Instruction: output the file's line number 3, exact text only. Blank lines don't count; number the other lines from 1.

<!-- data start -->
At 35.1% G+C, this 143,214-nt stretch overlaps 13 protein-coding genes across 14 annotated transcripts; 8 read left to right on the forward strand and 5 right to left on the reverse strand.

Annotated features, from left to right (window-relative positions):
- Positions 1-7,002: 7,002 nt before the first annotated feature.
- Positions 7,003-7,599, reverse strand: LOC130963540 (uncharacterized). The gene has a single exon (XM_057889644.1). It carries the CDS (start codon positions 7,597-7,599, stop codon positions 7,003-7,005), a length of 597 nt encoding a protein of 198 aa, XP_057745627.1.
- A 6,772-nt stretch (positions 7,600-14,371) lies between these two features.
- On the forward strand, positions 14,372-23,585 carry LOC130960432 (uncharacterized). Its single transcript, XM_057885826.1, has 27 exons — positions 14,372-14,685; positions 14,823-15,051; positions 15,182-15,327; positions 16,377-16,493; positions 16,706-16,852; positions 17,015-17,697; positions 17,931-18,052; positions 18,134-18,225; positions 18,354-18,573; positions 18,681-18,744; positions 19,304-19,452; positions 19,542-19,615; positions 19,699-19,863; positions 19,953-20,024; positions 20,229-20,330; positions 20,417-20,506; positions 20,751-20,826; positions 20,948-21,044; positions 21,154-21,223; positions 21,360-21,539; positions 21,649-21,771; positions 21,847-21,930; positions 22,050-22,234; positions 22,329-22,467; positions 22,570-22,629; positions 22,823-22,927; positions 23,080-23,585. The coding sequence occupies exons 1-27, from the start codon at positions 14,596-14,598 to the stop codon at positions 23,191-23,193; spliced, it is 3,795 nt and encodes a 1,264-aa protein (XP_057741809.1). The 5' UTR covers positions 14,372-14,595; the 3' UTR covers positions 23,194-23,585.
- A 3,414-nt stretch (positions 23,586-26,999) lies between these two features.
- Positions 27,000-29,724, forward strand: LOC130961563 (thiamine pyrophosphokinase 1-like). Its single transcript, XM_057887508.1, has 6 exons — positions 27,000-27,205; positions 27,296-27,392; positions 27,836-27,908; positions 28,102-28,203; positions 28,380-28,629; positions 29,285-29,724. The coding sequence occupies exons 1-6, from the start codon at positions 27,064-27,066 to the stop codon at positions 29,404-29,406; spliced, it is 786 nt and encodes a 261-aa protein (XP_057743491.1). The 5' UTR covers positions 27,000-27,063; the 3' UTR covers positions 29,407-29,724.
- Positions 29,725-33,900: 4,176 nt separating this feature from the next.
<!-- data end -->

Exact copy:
- Positions 1-7,002: 7,002 nt before the first annotated feature.